Having announced a consolidation of drugstore interests back in March, in May Aeon said it plans to establish a new operating company for three of its main supermarket interests in Tokyo, with other Kanto companies joining in later phases. While long expected, the news brought a flurry of speculation as to future moves. An openly consolidated structure not only challenges Seven & I in the capital, it also signals a new push by Aeon to grab market share. There’s even talk of Uny becoming a takeover target.
Aeon is set to consolidate its manifold supermarket interests in Kanto. Aeon grew through merger and acquisition over the past 50 years, entering new regional territories by creating ties to existing businesses. Since the 1980s, it has also used M&A to diversify out of its core GMS chain. Today, in addition to being Japan’s largest retail group with more than ¥6 trillion in sales, parts of Aeon’s operations collectively account for the highest share in drugstores (see Focus, Page 12), shopping centre development, private brands, and supermarkets. In each case, this share is masked by a variety of banners, brands and subsidiaries, and until now the only brand unification has been through its Topvalu private brand merchandise range.
That is all set to change. In March, Aeon announced the beginnings of a consolidation across its drugstore interests. In May it followed this with the long awaited announcement that it would combine operations of three of its main supermarket operations in Kanto into a new supermarket subsidiary, working under a yet to be established holding subsidiary jointly set up in partnership with Marubeni.
Aeon’s main supermarket banner, Maxvalu, is used by seven regional subsidiaries, each operating independently. In Tokyo, in addition to Maxvalu Kanto, Aeon’s interests include Maruetsu, Mai Basuketo and A Colle, as well as multiple affiliates such as Kasumi, Inageya and Belc. It recently acquired the Peacock Stores chain from J Front, as well as Daiei, which adds both the Big A and Gourmet City supermarket banners. In the past six months large, purple ‘Aeon’ signs have suddenly been added to many of these various store fronts, the first indication of the shift to uniform branding.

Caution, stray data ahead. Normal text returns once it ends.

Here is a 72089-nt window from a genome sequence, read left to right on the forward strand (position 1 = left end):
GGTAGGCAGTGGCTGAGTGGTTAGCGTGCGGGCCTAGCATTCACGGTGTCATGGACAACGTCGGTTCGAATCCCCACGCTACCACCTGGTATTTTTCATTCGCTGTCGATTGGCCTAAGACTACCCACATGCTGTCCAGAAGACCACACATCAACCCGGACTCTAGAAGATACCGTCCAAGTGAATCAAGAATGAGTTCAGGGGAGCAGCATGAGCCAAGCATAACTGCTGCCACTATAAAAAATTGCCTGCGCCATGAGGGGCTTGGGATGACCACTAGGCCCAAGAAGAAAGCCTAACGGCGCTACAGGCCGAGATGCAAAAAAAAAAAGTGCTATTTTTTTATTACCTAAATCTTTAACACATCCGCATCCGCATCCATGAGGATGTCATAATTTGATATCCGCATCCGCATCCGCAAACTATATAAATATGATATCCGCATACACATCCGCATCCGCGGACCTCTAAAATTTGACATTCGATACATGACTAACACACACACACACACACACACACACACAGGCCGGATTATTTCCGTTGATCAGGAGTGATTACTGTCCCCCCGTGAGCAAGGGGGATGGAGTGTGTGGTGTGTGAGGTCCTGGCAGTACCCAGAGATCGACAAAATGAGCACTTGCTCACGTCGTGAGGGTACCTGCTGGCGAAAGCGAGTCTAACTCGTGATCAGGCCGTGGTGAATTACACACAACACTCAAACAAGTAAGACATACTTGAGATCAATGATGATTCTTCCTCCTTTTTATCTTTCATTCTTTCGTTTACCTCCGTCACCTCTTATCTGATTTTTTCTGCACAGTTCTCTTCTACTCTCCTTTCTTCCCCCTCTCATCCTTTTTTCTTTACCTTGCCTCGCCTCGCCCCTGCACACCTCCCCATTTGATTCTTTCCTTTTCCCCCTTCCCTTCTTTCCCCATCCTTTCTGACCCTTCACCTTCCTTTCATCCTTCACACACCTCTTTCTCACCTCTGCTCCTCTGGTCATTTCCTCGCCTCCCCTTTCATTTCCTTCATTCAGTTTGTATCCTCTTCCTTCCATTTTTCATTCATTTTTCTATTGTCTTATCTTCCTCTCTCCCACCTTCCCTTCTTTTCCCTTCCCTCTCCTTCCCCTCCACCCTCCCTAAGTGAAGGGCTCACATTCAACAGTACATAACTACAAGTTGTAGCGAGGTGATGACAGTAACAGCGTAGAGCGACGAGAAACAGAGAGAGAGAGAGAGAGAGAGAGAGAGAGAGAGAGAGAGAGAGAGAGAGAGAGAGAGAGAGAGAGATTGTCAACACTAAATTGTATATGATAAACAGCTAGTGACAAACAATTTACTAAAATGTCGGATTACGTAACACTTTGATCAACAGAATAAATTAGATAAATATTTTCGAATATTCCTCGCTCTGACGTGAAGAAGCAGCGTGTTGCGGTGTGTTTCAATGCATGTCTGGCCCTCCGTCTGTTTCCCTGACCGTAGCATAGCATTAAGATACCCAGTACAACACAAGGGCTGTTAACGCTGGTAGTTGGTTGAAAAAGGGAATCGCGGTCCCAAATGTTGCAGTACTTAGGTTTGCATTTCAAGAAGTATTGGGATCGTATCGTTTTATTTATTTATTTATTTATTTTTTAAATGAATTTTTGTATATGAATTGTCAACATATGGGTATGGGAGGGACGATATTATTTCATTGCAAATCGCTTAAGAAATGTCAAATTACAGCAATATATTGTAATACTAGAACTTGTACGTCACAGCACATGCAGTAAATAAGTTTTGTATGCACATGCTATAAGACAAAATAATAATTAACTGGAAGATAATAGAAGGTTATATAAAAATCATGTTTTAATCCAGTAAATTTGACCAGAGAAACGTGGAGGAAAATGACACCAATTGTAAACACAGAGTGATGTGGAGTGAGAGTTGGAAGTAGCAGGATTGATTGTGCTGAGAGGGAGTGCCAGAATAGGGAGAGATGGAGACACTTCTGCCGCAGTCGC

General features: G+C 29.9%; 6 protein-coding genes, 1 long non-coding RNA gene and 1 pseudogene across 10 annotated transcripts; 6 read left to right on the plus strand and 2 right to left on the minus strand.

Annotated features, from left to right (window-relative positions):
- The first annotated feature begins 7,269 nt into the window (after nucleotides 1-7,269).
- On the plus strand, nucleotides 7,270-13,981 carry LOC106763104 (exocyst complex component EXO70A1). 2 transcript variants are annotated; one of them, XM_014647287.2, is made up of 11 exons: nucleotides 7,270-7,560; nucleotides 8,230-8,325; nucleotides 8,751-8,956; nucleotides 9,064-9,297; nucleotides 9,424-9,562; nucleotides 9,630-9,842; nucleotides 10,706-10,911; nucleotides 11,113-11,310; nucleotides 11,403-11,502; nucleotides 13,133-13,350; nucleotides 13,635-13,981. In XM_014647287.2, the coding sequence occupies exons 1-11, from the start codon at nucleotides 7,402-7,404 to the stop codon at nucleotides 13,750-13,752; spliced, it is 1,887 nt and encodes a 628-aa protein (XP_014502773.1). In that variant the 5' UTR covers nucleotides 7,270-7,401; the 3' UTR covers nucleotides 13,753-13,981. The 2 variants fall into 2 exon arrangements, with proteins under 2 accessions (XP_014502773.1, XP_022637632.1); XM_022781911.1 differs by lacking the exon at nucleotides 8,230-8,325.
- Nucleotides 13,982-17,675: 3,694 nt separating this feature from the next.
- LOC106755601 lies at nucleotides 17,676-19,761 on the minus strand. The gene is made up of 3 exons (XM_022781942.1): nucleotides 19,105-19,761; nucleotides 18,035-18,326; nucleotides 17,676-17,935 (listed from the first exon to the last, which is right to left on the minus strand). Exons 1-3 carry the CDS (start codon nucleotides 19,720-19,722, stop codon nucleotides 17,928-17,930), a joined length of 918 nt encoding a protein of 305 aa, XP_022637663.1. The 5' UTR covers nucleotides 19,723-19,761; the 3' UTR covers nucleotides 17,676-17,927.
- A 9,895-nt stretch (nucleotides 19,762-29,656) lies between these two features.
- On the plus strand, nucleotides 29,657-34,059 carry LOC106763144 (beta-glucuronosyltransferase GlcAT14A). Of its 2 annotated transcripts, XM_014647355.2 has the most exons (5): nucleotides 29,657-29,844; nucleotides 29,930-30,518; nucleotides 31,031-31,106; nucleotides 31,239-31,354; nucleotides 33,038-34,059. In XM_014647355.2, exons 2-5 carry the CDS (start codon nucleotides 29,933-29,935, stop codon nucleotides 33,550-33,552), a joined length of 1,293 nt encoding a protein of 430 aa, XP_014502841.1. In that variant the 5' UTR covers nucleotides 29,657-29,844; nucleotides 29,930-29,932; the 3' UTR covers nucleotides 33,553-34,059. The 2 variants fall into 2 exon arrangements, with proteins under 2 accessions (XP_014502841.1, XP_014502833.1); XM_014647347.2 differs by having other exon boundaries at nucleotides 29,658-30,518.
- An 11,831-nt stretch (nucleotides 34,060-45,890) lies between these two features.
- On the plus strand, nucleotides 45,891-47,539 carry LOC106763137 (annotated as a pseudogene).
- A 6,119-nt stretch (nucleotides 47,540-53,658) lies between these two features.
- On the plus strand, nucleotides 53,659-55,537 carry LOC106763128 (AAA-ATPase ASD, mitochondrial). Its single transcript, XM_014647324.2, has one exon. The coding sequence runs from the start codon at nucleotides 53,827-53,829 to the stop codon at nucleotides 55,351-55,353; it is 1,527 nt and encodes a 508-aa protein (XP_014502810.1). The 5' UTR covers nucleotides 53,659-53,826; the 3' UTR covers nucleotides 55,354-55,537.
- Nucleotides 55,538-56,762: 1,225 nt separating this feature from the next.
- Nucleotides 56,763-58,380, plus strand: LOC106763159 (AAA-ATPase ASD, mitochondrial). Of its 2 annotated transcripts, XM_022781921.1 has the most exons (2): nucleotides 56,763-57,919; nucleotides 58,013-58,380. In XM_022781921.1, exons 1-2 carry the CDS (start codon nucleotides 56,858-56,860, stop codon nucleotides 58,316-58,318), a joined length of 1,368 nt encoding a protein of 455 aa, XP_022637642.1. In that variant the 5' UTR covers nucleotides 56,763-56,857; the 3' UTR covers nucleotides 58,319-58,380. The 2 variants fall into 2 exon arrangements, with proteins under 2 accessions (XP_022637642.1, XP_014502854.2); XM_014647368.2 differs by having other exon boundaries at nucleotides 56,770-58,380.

From next year, Maxvalu Kanto, Maruetsu and Kasumi will merge into a new operating company designed to remove duplicate logistics and back-room services. The new business will be established in conjunction with Marubeni, the joint owner of Maruetsu – possibly in order to placate Marubeni and give access to its supply chain and other retail interests. Marubeni will own just under half of the combined company, with Aeon the majority stake. In later phases of the project, Aeon is expected to add other major supermarket interests in Kanto, including both Inageya and Belc, and Marubeni is likely to add Tobu Stores and possibly Sotetsu Rozen too.
By the end of FY2013, Maxvalu Kanto, Maruetsu and Kasumi together operated 470 stores and had total sales of ¥587 billion. By combining with other chains and new acquisitions, Aeon expects to expand to more than 1,000 stores and sales of ¥1 trillion or more by 2020.
Some analysts see the move as part of greater efforts to compete with Seven & I Holdings, the only real rival left for Aeon. Aeon is dominant in food and FMCG in several regions, with a market share approaching 20% in both Hokkaido and Kyushu already, but in Kanto Seven Eleven and Ito-Yokado give Seven & I a lead. The acquisition of Daiei, Peacock and greater control over Maruetsu all give Aeon a chance to catch up in the capital.
Aeon has been increasing investment in Ministop, its own convenience store, but it is unlikely to match Seven Eleven in scale given the format’s saturation. The growth of small format, fresh food retailing is, however, a major opportunity (see Page 5),now that populations are ageing, shrinking in number, and younger people are choosing to forego marriage and live alone. Aeon has already expanded Mai Basuketo, a small footprint, inner city supermarket chain that CEO Motoya Okada recently suggested began merely as a project to indulge a favoured senior manager. Mai Basuketo opened its 500th store in Tokyo this year, but it is only just beginning to break even. It too plans to have 1,000 stores by 2018.
As of FY2013, Aeon’s entire supermarket interests, including affiliates, accounted for 20 companies with sales of ¥1.5 trillion. The group as a whole will look to double this figure in the next 10 years, including yet more consolidation and amalgamation of operations.
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